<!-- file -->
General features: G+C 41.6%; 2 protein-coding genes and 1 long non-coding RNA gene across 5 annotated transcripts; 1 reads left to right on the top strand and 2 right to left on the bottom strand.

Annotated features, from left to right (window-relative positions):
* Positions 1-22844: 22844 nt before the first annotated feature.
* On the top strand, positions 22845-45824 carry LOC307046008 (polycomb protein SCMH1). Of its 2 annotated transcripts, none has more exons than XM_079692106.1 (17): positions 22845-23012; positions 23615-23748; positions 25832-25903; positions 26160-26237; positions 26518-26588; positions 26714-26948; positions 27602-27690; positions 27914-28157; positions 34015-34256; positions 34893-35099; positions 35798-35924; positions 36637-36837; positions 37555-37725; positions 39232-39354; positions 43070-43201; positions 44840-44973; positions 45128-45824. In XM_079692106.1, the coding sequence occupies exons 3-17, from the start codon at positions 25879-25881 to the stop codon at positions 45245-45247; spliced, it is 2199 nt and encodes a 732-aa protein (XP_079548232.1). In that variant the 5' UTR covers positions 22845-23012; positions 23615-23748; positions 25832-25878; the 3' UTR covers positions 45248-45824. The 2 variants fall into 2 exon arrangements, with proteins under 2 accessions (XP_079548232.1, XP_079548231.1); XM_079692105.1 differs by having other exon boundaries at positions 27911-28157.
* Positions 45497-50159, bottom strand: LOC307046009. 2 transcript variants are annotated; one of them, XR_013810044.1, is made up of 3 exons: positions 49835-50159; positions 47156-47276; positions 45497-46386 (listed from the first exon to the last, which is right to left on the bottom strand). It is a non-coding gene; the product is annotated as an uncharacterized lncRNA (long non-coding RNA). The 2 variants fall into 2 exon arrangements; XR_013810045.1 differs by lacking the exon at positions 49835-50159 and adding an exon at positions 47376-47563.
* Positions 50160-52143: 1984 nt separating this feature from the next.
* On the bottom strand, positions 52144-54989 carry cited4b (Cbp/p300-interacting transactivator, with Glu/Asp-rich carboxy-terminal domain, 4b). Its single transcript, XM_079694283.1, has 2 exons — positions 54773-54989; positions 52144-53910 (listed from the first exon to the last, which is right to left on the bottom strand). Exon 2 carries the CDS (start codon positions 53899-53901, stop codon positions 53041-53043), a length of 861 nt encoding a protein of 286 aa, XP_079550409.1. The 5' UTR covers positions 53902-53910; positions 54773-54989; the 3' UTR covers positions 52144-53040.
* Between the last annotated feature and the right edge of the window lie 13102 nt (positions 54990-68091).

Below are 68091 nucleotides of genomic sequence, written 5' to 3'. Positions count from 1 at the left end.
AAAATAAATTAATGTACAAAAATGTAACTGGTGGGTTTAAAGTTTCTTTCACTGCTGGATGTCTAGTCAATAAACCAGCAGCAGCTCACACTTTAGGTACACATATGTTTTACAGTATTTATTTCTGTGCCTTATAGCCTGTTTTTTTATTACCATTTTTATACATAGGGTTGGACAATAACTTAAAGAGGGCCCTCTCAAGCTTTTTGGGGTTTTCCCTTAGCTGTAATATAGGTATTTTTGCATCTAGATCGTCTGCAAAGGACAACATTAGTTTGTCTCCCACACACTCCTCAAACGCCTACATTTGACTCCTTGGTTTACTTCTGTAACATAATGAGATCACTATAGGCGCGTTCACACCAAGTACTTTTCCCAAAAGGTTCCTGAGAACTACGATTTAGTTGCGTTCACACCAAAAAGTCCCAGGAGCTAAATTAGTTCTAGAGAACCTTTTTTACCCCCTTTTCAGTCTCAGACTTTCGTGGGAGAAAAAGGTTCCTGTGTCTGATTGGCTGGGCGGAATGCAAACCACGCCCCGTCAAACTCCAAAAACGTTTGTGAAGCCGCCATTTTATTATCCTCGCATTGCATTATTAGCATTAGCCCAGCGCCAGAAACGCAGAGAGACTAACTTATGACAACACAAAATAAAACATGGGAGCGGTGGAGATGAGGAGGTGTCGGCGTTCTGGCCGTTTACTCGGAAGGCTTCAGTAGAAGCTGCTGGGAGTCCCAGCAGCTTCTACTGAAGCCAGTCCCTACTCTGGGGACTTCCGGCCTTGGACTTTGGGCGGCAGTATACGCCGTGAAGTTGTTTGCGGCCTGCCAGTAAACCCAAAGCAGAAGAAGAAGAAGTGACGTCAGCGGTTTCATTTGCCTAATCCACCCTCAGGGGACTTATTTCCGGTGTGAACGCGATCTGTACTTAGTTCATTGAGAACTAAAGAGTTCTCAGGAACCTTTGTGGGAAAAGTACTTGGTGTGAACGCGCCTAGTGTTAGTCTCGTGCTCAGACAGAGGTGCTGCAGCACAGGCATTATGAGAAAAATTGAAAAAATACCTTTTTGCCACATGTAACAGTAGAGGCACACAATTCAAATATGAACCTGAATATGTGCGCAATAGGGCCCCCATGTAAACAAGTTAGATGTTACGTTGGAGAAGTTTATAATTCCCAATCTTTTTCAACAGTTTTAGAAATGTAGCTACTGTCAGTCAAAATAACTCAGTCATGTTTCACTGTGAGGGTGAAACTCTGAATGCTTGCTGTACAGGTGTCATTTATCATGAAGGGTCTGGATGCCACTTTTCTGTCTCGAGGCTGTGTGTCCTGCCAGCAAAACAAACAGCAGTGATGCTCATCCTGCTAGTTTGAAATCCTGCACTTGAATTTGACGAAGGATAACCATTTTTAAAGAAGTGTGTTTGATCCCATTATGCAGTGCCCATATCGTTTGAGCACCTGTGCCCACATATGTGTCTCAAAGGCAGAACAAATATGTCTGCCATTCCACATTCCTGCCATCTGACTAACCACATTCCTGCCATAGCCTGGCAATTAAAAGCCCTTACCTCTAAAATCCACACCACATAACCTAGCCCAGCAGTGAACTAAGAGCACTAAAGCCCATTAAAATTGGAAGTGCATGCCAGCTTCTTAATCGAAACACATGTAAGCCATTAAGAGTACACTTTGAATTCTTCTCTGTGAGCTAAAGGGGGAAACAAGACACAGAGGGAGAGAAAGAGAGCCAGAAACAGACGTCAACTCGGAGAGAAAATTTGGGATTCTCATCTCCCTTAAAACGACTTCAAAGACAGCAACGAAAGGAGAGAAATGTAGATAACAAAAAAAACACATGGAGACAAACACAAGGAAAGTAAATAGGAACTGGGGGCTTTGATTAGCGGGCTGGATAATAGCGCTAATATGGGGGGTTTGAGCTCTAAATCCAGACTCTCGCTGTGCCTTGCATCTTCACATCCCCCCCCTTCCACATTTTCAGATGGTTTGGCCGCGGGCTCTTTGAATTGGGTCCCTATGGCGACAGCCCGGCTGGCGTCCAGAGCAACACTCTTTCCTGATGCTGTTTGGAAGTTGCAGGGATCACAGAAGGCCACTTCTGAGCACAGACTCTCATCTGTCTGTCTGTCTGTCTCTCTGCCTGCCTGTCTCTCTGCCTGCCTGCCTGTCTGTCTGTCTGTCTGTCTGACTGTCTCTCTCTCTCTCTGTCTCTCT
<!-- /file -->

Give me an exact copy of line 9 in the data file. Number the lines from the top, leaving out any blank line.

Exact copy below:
Below are 68091 nucleotides of genomic sequence, written 5' to 3'. Positions count from 1 at the left end.